During the first module I usually show a film that features Bonnie Bernard who shares her studies about fostering resiliency factors in youth. The film is impactful for teachers because it emphasizes the effect that teachers have on young people as they grow into independent and productive human beings. It is a really good film, and, I find that it provides inspiration for the participants as we embark on this 24 hour training together.
Recently I lost my DVD of the film so I’ve been using my video version. St. Alban’s VCR, where my session was being held, was not working! Instead of panicking, I decided to invite the entire class up to my house to watch the video. I live a half of a block away from St. Alban’s. I suggested that the participants grab their lunches or go to the nearest Loblaws to purchase their lunch, and meet at my house to watch the film together.
The bonding of this group happened almost immediately. By the end of lunch that day, all 20 participants were comfortable with each other. Exchanging emails and telephone numbers they were arranging carpools and sharing lunches. Undoubtedly, the inclusion stage with this group happened organically and naturally.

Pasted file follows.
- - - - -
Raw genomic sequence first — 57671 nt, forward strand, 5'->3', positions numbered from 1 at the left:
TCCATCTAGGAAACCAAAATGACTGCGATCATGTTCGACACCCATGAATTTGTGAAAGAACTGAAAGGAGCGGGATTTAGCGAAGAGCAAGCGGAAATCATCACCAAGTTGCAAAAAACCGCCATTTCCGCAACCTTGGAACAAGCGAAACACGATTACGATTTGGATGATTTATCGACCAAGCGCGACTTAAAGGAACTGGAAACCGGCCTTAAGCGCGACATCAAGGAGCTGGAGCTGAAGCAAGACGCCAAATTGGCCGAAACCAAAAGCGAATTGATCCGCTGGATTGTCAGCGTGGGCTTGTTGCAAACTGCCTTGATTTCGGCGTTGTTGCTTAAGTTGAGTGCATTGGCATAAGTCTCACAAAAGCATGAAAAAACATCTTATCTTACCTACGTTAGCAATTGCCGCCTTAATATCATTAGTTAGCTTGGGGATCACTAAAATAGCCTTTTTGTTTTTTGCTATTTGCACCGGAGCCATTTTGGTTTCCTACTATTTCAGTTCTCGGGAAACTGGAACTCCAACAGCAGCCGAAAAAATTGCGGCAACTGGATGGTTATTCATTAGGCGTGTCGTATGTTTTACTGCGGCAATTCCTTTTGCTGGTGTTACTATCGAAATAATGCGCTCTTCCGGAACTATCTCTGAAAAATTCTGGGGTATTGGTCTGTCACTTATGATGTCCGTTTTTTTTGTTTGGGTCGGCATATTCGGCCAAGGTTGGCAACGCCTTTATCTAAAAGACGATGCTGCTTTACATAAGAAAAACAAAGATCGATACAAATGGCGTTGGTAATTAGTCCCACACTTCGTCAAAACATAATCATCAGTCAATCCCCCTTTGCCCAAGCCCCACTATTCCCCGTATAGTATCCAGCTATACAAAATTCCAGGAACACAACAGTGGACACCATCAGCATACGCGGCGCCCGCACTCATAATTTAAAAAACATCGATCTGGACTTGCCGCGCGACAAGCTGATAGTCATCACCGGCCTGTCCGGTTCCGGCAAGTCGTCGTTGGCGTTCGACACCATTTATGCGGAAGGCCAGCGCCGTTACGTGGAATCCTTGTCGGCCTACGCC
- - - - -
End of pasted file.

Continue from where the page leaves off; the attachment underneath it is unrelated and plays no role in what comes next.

Comments like “Wow! This is the first time I have ever taken a course and been invited to the instructor’s house!” or “Hey, this is just like going on a field trip!”
Calamities like this, and working our way out of them together brings the learning alive. Learning is only worth happening if it’s relevant outside the walls of the classroom. And certainly, whatever happens in our Tribes sessions also happens in all of our classrooms in one way or another.
Last week’s group was a joy. It reinforces my ideas that everything happens for a reason. Someone (I think it was my friend Penny) taught me that learning is fundamental. First you have the fun. Then you have da mental!